*Note: I apologize for not being entirely clear in my introduction to this contention. By happiness I mean to say happiness toward the system and their representative.*

It should come as no surprise that voters' whose candidate wins election are happier with their representative and look more favorably on the system as a whole than voters' whose candidate lost the election. This has been established by several recent studies.[1]

Competitive districts, then, result in more unhappy constituents than uncompetitive ones. The closer to a 50/50 ratio that a district gets, the greater the number of unhappy constituents. Conversely,the more like-minded voters packed into one district the more happy the constituency.[2]

--------------

Contention 2:
2. Packing districts with like-minded voters maximizes representation.

Another recent study shows that uncompetitive districts outperform competitive districts in representativeness.[3] Wi a little thought on the matter, it is easy to understand why this is so. For the same reason that uncompetitive districts result in a happier constituency, uncompetitive districts also result in more representativeness. Firstly, more voters are likely to hold similar views to that of their legislator. Secondly, there are significantly fewer voters who disagree with the ideology of their legislator. As such, the activity of the legislator is more likely to mirror the activity desired by constituents.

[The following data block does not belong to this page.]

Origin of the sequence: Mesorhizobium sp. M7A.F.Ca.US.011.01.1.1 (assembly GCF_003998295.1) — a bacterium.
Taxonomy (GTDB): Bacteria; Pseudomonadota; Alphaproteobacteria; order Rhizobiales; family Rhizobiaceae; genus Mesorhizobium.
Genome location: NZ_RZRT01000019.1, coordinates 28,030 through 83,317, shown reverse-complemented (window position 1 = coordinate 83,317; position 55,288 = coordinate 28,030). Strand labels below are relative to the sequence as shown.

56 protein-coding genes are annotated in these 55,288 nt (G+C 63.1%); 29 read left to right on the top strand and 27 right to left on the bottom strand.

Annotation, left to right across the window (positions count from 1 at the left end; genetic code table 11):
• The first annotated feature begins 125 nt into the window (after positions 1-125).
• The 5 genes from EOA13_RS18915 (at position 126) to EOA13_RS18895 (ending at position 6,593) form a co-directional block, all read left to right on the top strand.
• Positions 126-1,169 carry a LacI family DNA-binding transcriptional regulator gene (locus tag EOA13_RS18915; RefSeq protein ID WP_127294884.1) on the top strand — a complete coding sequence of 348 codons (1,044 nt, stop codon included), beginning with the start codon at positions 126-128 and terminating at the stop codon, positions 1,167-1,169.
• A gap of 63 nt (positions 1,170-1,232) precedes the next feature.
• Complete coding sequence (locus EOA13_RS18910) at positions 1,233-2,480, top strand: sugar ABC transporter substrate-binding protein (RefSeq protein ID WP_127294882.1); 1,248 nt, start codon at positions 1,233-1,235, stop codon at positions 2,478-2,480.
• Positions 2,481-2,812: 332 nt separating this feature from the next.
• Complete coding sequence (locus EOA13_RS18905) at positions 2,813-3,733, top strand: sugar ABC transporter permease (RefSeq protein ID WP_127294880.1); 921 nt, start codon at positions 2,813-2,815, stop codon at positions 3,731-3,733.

--------------

Contention 3:
3. 3. Non-competitive districts produce legislators that are more attentive to their constituency than competitive districts.

The opposite view, that legislators are more attentive in competitive districts, is based on the idea that inter-party competition forces legislators to pay more attention to the the needs of their constituents. However, uncompetitive districts are not uncompetitive, strictly speaking. Competition shifts from the general to the primary election; from inter-party to intra-party. As we have seen with the sources in contention 2, uncompetitive districts outperform competitive ones in representativeness.

========

My Opponent's concerns:
1. Packing leads to polarization.
2. Packing leads to a dominance of the two-party system.

Rebuttals:
1. Recent studies have shown that gerrymandering actually little to no link with polarization.[4] The claim that gerrymandering is significantly responsible for polarization fails to explain two major facts. First, it does not explain the rise in polarization that has occurred in the U.S. Senate that is not subject to redistricting. Second, it fails to explain past polarized eras when gerrymandering was not common.

2. My opponent has expressed concerns over the dominance of the two-party system. He believes that a system of packing will perpetuate this dominance. However, the procedure being advocated does not preclude consciously redrawing districts to allow for some non-mainstream ideologies to obtain representation. Additionally, the so-called 'big tent' philosophy of the two major parties allows for representation of most ideologies.